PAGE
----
Shreveport, Louisiana native Jacob Davis fell in love with the Baton Rouge culture and music while studying environmental science and geology at LSU, and he’s bringing that soulful swagger into his debut album for Black River Entertainment.
“I’m obviously putting that degree to good use,” he quipped. “I had always played music and grew up with all different styles. The culture, the music, it’s infectious.”
Though Davis had taken up guitar at age 15 and performed during college, he didn’t take the direct route to Nashville. Instead he took a job working on an oil rig, for a Texas-based oil company.
“I knew about two weeks in that I’d made a mistake,” Davis recalls.
The gig was lucrative, and his parents requested he stick with it for a year, reasoning that if he still wanted to quit after a year, he could leave and go to Nashville.
“A year to the day, I quit. I moved to Nashville six years ago.”
Davis began co-writing, eventually finding his way into writing rooms or on the road with songwriters and artists including Forest Glen Whitehead and Kelsea Ballerini.
“She’s such a star but she had a lot of my old demos and she liked my songs and voice. She’s just a music fan in general. I started opening shows for her,” recalled Davis. One of those opening gigs at Joe’s Bar in Chicago earned the interest of former Black River General Manager Greg McCarn and current Sr. VP, Radio Promotion Mike Wilson.
“I had 20 minutes to open and I didn’t play a single cover,” said Davis. “They asked why, and I said, ‘I only have 20 minutes. I don’t have time to play somebody else’s songs.’”
In 2016, Davis signed a publishing deal with Black River Publishing. One month later, he was signed as an artist to Black River Entertainment.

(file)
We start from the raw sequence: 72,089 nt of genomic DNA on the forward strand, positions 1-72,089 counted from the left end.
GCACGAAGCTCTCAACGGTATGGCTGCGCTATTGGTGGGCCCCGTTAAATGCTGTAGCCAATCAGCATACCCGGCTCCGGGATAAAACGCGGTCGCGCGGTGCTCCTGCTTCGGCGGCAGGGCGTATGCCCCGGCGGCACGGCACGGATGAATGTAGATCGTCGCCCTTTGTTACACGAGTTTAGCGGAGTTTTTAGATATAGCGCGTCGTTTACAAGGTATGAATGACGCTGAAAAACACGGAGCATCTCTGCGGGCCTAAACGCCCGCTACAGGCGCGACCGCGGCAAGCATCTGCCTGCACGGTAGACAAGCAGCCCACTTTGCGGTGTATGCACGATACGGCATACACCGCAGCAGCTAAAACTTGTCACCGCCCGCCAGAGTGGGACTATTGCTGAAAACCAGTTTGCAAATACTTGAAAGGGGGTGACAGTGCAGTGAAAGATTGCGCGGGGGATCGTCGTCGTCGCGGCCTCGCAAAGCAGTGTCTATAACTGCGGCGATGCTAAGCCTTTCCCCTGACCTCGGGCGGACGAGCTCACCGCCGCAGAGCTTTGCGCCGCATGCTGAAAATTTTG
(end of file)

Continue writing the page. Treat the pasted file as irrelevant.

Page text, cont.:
His debut single, “What I Wanna Be” was written with Forest Glen Whitehead and Adam Hambrick.
“It’s about a guy who is telling someone that he’s crazy about what he wants to be,” said Davis. “There’s a line in the song that goes, ‘Put some pancakes on your plate.’ It’s probably one of my favorite lines I’ve ever written, because you remember it.”
During his visit to MusicRow, Davis also performed acoustic versions of tracks “Back Me Up” and “James Brown,” a signature song that he infuses with horns, backup singers, and a soulful New Orleans style on his upcoming album.
“It’s been a dream to make this record. We took some risks with production, like a falsetto part that I had never done before, or a rapid-fire lyric in the chorus I had never done before.”
Davis’ ultimate goal is to make music that is not only memorable, but enduring.
“In country music, the genre is already broad and continues to broaden. When you’ve got everybody from Sam Hunt to William Michael Morgan, there is a lot of space there that can get filled up. A lot of new acts coming out, so if you are a newcomer, you better come with something different, because it’s easy to get lost. And when you look back at the songs you remember from certain eras, it’s always the music that was different for the time. That’s what I want to do.”
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